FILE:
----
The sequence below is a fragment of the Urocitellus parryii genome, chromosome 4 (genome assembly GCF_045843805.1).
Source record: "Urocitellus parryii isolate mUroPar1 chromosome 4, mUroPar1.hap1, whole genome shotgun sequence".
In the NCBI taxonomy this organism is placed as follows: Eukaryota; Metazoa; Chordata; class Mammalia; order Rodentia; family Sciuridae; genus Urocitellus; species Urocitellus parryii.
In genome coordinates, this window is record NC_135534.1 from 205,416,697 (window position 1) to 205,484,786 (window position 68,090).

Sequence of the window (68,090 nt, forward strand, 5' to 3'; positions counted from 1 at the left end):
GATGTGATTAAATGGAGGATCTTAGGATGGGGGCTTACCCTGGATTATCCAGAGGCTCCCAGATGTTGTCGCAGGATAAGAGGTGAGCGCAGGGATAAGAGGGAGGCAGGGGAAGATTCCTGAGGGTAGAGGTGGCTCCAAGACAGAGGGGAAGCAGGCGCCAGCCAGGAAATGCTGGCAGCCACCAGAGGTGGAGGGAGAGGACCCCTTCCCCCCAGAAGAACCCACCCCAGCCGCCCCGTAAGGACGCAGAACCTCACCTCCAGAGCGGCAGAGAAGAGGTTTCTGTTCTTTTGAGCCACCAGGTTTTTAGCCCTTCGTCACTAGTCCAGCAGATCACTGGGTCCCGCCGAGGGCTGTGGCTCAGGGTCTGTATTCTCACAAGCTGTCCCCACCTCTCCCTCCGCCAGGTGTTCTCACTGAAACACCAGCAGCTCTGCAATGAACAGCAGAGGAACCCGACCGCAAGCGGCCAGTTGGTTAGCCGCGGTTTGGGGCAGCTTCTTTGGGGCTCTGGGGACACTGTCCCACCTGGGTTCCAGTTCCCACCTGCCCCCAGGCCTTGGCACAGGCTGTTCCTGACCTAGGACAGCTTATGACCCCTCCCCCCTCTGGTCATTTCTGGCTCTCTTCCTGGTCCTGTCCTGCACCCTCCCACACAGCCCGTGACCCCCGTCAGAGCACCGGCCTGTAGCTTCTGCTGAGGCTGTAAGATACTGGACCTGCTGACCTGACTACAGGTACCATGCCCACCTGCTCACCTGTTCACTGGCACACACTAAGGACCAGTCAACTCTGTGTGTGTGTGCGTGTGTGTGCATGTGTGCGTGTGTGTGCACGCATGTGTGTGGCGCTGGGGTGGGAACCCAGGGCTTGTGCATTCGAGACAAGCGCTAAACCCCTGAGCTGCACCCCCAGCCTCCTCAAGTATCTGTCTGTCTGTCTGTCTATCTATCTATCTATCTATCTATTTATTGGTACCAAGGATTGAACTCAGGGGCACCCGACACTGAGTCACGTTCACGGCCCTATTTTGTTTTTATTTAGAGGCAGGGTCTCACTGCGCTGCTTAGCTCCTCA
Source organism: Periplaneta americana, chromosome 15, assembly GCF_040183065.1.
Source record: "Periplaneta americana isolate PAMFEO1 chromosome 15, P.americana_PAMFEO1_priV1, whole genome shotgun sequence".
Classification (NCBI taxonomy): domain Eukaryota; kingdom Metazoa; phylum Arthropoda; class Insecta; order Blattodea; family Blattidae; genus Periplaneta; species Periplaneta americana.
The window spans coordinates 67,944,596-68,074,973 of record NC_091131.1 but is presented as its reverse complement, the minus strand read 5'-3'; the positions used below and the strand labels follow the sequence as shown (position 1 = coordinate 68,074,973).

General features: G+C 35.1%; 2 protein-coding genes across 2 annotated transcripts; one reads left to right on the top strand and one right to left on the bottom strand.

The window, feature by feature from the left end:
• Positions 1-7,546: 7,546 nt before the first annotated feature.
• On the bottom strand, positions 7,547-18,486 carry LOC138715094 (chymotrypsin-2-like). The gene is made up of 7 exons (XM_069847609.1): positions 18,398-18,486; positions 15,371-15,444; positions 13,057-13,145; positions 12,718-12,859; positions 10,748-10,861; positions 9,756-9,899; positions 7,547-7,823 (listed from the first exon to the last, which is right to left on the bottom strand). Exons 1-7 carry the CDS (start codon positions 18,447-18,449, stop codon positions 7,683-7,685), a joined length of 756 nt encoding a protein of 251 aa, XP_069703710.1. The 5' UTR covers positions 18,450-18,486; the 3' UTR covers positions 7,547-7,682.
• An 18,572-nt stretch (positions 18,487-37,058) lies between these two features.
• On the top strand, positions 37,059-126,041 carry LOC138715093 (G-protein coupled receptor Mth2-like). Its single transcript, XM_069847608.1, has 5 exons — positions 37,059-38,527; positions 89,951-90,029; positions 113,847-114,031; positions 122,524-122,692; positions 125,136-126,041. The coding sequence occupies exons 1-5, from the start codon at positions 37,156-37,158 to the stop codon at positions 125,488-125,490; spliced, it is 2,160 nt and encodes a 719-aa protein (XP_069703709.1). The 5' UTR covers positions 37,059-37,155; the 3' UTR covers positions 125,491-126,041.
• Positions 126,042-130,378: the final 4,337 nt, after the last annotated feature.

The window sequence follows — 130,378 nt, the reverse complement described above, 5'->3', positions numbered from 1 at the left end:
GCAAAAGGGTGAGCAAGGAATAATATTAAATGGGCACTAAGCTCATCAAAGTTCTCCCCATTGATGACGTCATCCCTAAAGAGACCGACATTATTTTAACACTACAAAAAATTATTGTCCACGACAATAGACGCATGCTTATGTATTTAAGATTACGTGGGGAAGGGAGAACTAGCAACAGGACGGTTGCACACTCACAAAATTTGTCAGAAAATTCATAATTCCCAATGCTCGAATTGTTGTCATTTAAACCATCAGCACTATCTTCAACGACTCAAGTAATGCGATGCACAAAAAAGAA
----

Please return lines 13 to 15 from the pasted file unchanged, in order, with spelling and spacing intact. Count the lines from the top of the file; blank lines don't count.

• Positions 1-7,546: 7,546 nt before the first annotated feature.
• On the bottom strand, positions 7,547-18,486 carry LOC138715094 (chymotrypsin-2-like). The gene is made up of 7 exons (XM_069847609.1): positions 18,398-18,486; positions 15,371-15,444; positions 13,057-13,145; positions 12,718-12,859; positions 10,748-10,861; positions 9,756-9,899; positions 7,547-7,823 (listed from the first exon to the last, which is right to left on the bottom strand). Exons 1-7 carry the CDS (start codon positions 18,447-18,449, stop codon positions 7,683-7,685), a joined length of 756 nt encoding a protein of 251 aa, XP_069703710.1. The 5' UTR covers positions 18,450-18,486; the 3' UTR covers positions 7,547-7,682.
• An 18,572-nt stretch (positions 18,487-37,058) lies between these two features.